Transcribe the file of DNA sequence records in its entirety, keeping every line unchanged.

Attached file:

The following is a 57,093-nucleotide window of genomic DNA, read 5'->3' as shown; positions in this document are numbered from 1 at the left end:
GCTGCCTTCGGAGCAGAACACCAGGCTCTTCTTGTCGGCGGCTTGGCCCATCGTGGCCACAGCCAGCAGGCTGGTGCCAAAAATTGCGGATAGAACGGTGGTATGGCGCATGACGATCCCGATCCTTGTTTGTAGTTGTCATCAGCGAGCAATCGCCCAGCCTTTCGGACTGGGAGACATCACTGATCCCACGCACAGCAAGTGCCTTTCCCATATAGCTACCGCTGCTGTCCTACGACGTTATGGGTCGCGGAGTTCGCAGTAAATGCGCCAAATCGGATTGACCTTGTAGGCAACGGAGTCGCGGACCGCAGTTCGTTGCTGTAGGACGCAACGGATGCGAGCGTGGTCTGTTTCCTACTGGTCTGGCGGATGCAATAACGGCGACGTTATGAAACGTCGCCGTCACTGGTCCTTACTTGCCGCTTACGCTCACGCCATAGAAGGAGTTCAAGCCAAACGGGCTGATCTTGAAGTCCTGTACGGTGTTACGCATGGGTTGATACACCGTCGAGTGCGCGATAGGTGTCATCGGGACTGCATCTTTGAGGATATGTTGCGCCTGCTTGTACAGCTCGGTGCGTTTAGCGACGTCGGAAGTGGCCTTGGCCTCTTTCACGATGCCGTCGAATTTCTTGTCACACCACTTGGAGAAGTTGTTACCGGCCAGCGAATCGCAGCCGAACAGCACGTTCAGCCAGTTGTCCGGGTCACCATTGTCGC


The following is a 57,093-nucleotide window of genomic DNA, read 5'->3' as shown; positions in this document are numbered from 1 at the left end:
GCTGCCTTCGGAGCAGAACACCAGGCTCTTCTTGTCGGCGGCTTGGCCCATCGTGGCCACAGCCAGCAGGCTGGTGCCAAAAATTGCGGATAGAACGGTGGTATGGCGCATGACGATCCCGATCCTTGTTTGTAGTTGTCATCAGCGAGCAATCGCCCAGCCTTTCGGACTGGGAGACATCACTGATCCCACGCACAGCAAGTGCCTTTCCCATATAGCTACCGCTGCTGTCCTACGACGTTATGGGTCGCGGAGTTCGCAGTAAATGCGCCAAATCGGATTGACCTTGTAGGCAACGGAGTCGCGGACCGCAGTTCGTTGCTGTAGGACGCAACGGATGCGAGCGTGGTCTGTTTCCTACTGGTCTGGCGGATGCAATAACGGCGACGTTATGAAACGTCGCCGTCACTGGTCCTTACTTGCCGCTTACGCTCACGCCATAGAAGGAGTTCAAGCCAAACGGGCTGATCTTGAAGTCCTGTACGGTGTTACGCATGGGTTGATACACCGTCGAGTGCGCGATAGGTGTCATCGGGACTGCATCTTTGAGGATATGTTGCGCCTGCTTGTACAGCTCGGTGCGTTTAGCGACGTCGGAAGTGGCCTTGGCCTCTTTCACGATGCCGTCGAATTTCTTGTCACACCACTTGGAGAAGTTGTTACCGGCCAGCGAATCGCAGCCGAACAGCACGTTCAGCCAGTTGTCCGGGTCACCATTGTCGC